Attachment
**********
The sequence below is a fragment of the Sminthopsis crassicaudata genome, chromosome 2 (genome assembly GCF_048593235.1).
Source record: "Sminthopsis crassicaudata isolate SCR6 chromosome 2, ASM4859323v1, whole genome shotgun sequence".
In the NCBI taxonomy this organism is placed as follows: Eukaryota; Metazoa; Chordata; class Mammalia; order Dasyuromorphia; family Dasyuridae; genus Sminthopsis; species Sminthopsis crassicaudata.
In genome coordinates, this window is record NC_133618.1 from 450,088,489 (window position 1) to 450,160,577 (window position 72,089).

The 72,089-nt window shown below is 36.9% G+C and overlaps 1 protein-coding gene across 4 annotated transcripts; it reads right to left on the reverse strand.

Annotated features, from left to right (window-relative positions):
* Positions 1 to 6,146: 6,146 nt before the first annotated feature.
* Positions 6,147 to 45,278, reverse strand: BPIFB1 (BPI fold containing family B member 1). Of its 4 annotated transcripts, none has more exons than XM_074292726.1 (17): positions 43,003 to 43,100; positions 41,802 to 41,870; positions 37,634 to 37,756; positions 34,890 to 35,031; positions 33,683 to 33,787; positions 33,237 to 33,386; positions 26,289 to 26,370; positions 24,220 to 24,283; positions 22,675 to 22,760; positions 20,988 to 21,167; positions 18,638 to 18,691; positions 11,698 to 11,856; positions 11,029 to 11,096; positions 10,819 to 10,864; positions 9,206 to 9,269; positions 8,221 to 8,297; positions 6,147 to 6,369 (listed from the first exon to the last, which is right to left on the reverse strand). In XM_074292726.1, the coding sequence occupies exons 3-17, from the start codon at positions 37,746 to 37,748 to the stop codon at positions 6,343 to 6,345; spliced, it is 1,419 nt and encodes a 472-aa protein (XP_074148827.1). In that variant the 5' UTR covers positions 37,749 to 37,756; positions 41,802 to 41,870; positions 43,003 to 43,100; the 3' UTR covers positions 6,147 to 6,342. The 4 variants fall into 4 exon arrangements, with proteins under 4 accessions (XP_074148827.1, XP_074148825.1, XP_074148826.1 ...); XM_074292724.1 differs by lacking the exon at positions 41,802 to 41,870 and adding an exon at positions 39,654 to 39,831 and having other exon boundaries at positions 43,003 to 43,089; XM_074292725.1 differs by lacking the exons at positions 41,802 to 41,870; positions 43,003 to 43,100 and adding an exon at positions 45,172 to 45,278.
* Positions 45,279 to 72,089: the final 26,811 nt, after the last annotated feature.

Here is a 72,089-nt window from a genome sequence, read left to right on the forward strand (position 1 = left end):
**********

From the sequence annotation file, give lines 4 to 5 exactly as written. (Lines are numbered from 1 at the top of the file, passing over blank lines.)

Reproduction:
In genome coordinates, this window is record NC_133618.1 from 450,088,489 (window position 1) to 450,160,577 (window position 72,089).

The 72,089-nt window shown below is 36.9% G+C and overlaps 1 protein-coding gene across 4 annotated transcripts; it reads right to left on the reverse strand.